What I ultimately realized is something John Steele said. He said "we have less days ahead of us than behind us." And while working hard in the past has led to this great life I have today, if I'm not enjoying the days today, then I am wasting what dwindling time I have left. Yes, all of my freedom today is derived from the fact I do what I should be doing at all times, but if that's the case, then when will I ever enjoy life like I want?
This epiphany was very important. For most of our lives merely surviving is what occupies our minds. And we think that "surviving" or "making it" will be the end of our battle against Maslows hierarchy of needs. But even when you defeat Maslow, that struggle to survive and "make it" is so engrained, so scorched into your mind it will dictate what you think you should do to be happy, instead of doing what you want to be happy. Thus your life is one of doing what you "should" do and not what you want to do.
The problem is that I am no fool, nor should you be whether you are at this stage in life or are currently en route. I know the work has to get done. I know the Assholes need to be consulted. The books need to be written. And the podcasts need to be recorded. Besides, I actually do love doing this stuff. But instead of optimizing these responsibilities into a hard schedule, trying to fit them all into the work week, and abiding by the world's standard 7 day week, I'm going to take a page from myself in 1978 and do things as if I were 3.
However I want to.
Being 3 was great. There was no concept of "Monday Mornings" or "hot Saturday Nights." There was no concept of waking up early or going to bed late. There was no concept of "should" just "want." When I was 3 I did what I wanted when I wanted to all the time. Of course, this doesn't meant it will be all play and no work. I'm fully aware that bills have to be paid and motorcycles need to be maintained. But "should" is no longer going to be the primary determinant of the remaining 30 years of my life.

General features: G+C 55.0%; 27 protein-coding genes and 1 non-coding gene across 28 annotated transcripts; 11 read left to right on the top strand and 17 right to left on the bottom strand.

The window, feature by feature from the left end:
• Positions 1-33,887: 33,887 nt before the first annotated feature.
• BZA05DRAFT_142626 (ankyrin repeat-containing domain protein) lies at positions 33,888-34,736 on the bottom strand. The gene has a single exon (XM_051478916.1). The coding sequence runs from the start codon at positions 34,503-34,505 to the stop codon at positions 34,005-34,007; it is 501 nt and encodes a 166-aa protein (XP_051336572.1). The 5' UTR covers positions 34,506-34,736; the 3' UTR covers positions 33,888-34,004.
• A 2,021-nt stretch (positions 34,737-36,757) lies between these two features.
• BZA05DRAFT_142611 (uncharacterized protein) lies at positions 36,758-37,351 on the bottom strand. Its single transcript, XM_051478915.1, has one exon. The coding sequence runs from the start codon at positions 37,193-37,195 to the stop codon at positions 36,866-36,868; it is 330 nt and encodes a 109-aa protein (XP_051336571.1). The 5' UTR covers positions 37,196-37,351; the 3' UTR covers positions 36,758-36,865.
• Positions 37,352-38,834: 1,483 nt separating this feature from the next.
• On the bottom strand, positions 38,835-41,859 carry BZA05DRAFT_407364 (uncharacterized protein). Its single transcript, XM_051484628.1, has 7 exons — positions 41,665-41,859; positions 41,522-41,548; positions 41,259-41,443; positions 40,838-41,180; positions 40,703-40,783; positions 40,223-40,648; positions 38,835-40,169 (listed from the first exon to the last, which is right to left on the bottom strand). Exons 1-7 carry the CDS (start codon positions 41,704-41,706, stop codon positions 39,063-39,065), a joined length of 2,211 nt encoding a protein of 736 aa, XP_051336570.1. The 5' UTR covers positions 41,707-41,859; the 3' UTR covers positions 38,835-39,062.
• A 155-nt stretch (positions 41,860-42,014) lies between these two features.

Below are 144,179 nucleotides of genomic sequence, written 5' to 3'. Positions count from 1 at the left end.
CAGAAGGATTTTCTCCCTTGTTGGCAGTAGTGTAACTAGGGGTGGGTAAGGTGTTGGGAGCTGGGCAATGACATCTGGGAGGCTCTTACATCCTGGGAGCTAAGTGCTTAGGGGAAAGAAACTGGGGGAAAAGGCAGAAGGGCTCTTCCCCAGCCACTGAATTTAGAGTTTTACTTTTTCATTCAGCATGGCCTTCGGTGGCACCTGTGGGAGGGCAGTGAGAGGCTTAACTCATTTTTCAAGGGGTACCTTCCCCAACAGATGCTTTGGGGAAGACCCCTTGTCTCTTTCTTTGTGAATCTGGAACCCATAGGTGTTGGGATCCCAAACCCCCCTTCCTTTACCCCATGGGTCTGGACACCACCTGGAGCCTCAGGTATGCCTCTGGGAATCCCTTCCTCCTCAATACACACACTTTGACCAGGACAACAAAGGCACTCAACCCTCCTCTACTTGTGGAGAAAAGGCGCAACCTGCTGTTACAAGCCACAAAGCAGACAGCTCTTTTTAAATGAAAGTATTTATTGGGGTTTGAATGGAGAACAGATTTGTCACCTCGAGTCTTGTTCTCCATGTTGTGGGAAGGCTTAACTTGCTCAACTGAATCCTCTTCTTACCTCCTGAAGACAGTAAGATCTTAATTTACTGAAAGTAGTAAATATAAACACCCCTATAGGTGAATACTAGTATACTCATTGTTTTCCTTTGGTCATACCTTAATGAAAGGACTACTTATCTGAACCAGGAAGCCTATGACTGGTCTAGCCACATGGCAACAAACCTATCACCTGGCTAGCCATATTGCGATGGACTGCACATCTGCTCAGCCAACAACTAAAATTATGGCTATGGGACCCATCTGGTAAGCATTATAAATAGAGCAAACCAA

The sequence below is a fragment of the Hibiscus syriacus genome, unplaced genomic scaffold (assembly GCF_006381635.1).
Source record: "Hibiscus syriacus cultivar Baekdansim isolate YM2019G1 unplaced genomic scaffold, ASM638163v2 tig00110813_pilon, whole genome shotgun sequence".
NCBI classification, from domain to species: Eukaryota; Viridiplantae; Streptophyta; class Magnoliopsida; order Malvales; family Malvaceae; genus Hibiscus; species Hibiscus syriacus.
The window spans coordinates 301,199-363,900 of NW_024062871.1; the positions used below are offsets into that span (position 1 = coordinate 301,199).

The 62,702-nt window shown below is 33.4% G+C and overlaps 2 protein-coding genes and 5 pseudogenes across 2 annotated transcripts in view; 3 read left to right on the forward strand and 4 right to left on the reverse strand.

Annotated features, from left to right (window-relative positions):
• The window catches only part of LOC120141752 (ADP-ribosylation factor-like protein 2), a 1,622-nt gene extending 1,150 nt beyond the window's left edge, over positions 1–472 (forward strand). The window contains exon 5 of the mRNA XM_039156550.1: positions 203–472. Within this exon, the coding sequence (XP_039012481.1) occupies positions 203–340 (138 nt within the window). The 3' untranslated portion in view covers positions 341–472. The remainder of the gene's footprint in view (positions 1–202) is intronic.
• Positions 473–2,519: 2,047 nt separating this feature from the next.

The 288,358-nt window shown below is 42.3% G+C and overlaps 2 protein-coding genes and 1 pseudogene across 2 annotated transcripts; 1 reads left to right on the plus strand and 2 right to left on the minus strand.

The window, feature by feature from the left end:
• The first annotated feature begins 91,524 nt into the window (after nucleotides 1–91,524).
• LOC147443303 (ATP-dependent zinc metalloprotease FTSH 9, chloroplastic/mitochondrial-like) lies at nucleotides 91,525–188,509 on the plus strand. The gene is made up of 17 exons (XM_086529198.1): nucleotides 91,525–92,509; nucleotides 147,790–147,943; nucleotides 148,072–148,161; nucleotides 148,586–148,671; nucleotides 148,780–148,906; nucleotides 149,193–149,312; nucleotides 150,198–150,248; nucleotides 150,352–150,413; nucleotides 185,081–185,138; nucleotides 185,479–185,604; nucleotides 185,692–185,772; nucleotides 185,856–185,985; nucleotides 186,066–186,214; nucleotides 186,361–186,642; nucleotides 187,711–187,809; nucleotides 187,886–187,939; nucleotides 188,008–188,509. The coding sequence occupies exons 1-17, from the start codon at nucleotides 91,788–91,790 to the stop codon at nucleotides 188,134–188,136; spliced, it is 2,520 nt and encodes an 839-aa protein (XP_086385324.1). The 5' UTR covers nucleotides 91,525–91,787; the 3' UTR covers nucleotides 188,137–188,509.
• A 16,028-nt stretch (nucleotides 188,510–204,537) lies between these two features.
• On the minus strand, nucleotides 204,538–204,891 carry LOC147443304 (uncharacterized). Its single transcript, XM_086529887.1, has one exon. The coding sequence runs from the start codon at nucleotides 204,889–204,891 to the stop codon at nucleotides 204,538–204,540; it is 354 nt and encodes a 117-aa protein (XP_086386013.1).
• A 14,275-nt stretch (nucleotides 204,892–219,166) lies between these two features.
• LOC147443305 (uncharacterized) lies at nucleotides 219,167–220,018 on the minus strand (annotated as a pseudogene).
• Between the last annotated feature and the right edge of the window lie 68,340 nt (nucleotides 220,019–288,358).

If it's a beautiful day outside, the blog posts can wait. I'm going to go for a hike.
Admittedly, this new schedule (or complete lack thereof) will likely cut into my overall profit and success in life. Posting a deep literary piece on Sunday afternoon will not garner the traffic had I posted it on Tuesday morning. Going for a hike or getting 18 holes of golf in will not chisel my chest had I gone to the gym. And aimlessly wandering about the American West on my motorcycle will not produce any of the (now) 7 books I wish to write. But the freedom, lack of worry, and no longer fretting about doing everything I "should" will drastically improve my life enjoyment.
You too must be prepared for when you reach this stage in life. You must realize when you've "made it" and that doing what you "should do" all the time, will ensure you unnecessarily waste the remainder of your life. You did not work so hard to liberate your future from the economic demands of food, clothing and shelter to be a slave to "should." And so I strongly recommend you do what I do and no longer recognize the days of the week. Just like when we were 3 years old, it doesn't matter if it's Friday or Tuesday or Wednesday or Saturday. It's just another day in paradise and the work will get done.